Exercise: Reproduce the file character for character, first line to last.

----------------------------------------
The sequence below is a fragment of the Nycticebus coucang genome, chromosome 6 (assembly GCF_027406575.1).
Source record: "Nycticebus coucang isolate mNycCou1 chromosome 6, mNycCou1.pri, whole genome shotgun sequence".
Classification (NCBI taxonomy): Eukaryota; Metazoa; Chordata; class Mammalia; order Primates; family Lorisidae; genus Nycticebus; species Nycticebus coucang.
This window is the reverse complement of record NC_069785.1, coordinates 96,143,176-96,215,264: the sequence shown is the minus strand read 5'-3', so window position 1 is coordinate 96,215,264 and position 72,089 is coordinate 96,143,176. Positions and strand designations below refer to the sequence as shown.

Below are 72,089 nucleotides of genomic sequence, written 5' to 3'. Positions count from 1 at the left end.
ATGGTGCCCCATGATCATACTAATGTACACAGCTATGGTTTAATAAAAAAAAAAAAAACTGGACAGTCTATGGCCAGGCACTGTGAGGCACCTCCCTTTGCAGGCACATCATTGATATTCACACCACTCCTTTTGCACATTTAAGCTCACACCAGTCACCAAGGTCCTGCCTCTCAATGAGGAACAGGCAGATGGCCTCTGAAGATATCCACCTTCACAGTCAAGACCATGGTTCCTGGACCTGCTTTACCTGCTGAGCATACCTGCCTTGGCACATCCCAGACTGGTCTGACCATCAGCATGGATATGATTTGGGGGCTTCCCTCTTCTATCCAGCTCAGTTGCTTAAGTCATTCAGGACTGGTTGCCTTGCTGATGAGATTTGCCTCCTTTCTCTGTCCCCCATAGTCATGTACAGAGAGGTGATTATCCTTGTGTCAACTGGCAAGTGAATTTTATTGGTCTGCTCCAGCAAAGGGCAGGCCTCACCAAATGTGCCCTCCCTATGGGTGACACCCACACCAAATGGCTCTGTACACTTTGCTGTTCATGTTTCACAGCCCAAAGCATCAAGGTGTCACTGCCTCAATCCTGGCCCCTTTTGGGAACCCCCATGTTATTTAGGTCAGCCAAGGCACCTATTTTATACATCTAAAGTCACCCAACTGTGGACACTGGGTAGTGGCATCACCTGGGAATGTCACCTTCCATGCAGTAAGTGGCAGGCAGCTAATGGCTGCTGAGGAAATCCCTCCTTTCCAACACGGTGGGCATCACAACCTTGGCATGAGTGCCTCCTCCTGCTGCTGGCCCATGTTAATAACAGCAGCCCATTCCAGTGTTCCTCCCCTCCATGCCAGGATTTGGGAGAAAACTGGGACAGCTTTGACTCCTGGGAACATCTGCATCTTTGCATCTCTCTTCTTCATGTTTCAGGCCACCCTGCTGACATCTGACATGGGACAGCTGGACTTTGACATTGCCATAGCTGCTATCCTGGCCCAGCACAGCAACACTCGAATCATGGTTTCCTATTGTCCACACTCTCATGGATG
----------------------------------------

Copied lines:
The sequence below is a fragment of the Nycticebus coucang genome, chromosome 6 (assembly GCF_027406575.1).
Source record: "Nycticebus coucang isolate mNycCou1 chromosome 6, mNycCou1.pri, whole genome shotgun sequence".
Classification (NCBI taxonomy): Eukaryota; Metazoa; Chordata; class Mammalia; order Primates; family Lorisidae; genus Nycticebus; species Nycticebus coucang.
This window is the reverse complement of record NC_069785.1, coordinates 96,143,176-96,215,264: the sequence shown is the minus strand read 5'-3', so window position 1 is coordinate 96,215,264 and position 72,089 is coordinate 96,143,176. Positions and strand designations below refer to the sequence as shown.

Below are 72,089 nucleotides of genomic sequence, written 5' to 3'. Positions count from 1 at the left end.
ATGGTGCCCCATGATCATACTAATGTACACAGCTATGGTTTAATAAAAAAAAAAAAAACTGGACAGTCTATGGCCAGGCACTGTGAGGCACCTCCCTTTGCAGGCACATCATTGATATTCACACCACTCCTTTTGCACATTTAAGCTCACACCAGTCACCAAGGTCCTGCCTCTCAATGAGGAACAGGCAGATGGCCTCTGAAGATATCCACCTTCACAGTCAAGACCATGGTTCCTGGACCTGCTTTACCTGCTGAGCATACCTGCCTTGGCACATCCCAGACTGGTCTGACCATCAGCATGGATATGATTTGGGGGCTTCCCTCTTCTATCCAGCTCAGTTGCTTAAGTCATTCAGGACTGGTTGCCTTGCTGATGAGATTTGCCTCCTTTCTCTGTCCCCCATAGTCATGTACAGAGAGGTGATTATCCTTGTGTCAACTGGCAAGTGAATTTTATTGGTCTGCTCCAGCAAAGGGCAGGCCTCACCAAATGTGCCCTCCCTATGGGTGACACCCACACCAAATGGCTCTGTACACTTTGCTGTTCATGTTTCACAGCCCAAAGCATCAAGGTGTCACTGCCTCAATCCTGGCCCCTTTTGGGAACCCCCATGTTATTTAGGTCAGCCAAGGCACCTATTTTATACATCTAAAGTCACCCAACTGTGGACACTGGGTAGTGGCATCACCTGGGAATGTCACCTTCCATGCAGTAAGTGGCAGGCAGCTAATGGCTGCTGAGGAAATCCCTCCTTTCCAACACGGTGGGCATCACAACCTTGGCATGAGTGCCTCCTCCTGCTGCTGGCCCATGTTAATAACAGCAGCCCATTCCAGTGTTCCTCCCCTCCATGCCAGGATTTGGGAGAAAACTGGGACAGCTTTGACTCCTGGGAACATCTGCATCTTTGCATCTCTCTTCTTCATGTTTCAGGCCACCCTGCTGACATCTGACATGGGACAGCTGGACTTTGACATTGCCATAGCTGCTATCCTGGCCCAGCACAGCAACACTCGAATCATGGTTTCCTATTGTCCACACTCTCATGGATG